The US House of Representatives voted narrowly for approval of the revised American Health Care Act on Thursday, finally passing legislation which had failed to gain a majority twice in recent weeks. The bill repealing and replacing the Affordable Care Act (Obamacare) passed by a vote of 217-213 – a scant one vote more than necessary – and now goes to the Senate, where it likely faces an even stiffer challenge and a fresh round of revisions.
A sufficient number of House conservatives and moderates who had opposed the original bill were persuaded in recent days to support this revised legislation, after significant concessions were made to allow individual states more control over various provisions in the bill. These amendments drew added support from the conservative House Freedom Caucus. Moderates concerned about their constituencies losing existing coverage were by most accounts the hardest to convince, and the last ones to pledge their support. President Trump and his point man for rounding up votes, Vice-President Pence, reportedly worked the phones heavily in these last days, trying to secure the remaining votes needed for passage.
Securing the repeal and replacement of Obamacare – especially in the House – should have been easy, or so said the conventional wisdom. Republicans had milked the issue of repealing and replacing Obamacare for seven years. They had squeezed every last drop of political juice out of the issue. Donald Trump had joined the chorus during his presidential campaign. And when Trump landed most unexpectedly in the oval office, the GOP had been gifted with their first clear opportunity to put their money where their mouth was.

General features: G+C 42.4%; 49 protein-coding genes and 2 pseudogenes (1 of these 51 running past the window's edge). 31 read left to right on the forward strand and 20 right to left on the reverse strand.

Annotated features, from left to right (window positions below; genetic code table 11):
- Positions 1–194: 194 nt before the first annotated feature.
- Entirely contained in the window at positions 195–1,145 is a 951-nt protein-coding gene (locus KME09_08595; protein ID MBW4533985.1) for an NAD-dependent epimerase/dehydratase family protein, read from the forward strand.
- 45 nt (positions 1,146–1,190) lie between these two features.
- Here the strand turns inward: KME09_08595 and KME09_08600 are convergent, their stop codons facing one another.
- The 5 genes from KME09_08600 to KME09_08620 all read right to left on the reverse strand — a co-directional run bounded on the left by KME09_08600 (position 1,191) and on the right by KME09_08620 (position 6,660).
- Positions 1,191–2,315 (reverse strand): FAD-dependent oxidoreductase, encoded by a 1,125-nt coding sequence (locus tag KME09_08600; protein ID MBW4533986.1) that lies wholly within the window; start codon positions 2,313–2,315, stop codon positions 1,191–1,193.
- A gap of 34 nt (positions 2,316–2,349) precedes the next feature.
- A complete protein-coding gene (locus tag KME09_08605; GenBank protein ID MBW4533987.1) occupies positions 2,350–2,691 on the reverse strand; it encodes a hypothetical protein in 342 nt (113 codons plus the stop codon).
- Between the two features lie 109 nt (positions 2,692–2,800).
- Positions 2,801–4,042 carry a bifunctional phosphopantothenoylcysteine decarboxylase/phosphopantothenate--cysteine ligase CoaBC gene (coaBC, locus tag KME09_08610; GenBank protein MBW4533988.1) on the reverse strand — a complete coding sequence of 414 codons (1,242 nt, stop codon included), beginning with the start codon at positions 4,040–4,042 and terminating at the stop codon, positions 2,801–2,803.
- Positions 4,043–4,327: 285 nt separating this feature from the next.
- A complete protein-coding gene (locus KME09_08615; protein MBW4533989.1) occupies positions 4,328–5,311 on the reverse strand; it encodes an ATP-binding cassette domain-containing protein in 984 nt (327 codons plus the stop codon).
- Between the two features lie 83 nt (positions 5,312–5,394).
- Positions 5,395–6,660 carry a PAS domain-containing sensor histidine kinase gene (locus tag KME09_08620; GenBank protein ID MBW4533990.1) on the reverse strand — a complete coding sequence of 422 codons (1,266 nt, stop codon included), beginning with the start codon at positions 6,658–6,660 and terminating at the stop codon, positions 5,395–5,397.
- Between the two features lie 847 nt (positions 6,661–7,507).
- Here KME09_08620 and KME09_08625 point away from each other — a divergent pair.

But of course it did not happen. The GOP’s failure six weeks ago to push through the first iteration of their reform bill – bouncing the ball off the back rim on a slam dunk – demonstrated that, while there was broad if not universal agreement among Republicans on repealing the Affordable Care Act, no such consensus existed on replacement. The narrow margin of victoryl on Thursday drove home that point again.
House Republicans pushed to get an amended bill – version 2.0 – across the finish line before their Easter recess, but again failed to round up the 216 votes needed for passage. So it was back to the drawing board for the third time, which finally turned out to be the charm.
This House passage of the The American Health Care Act version 3.0 is no doubt a political victory, the first in the legislative sphere for President Trump. And it removes some of the stinging embarrassment for congressional Republicans who failed in their first two tries at repeal and replace. But we are nowhere near the end of the road to healthcare reform.
As much difficulty as the GOP had in getting this through the lower chamber, the House always figured to be the easy part of this reform effort. It was always the Senate – with its far more narrow and centrist Republican majority than in the House – which represented the bigger challenge. We will now get to see just how big an obstacle the Senate really is.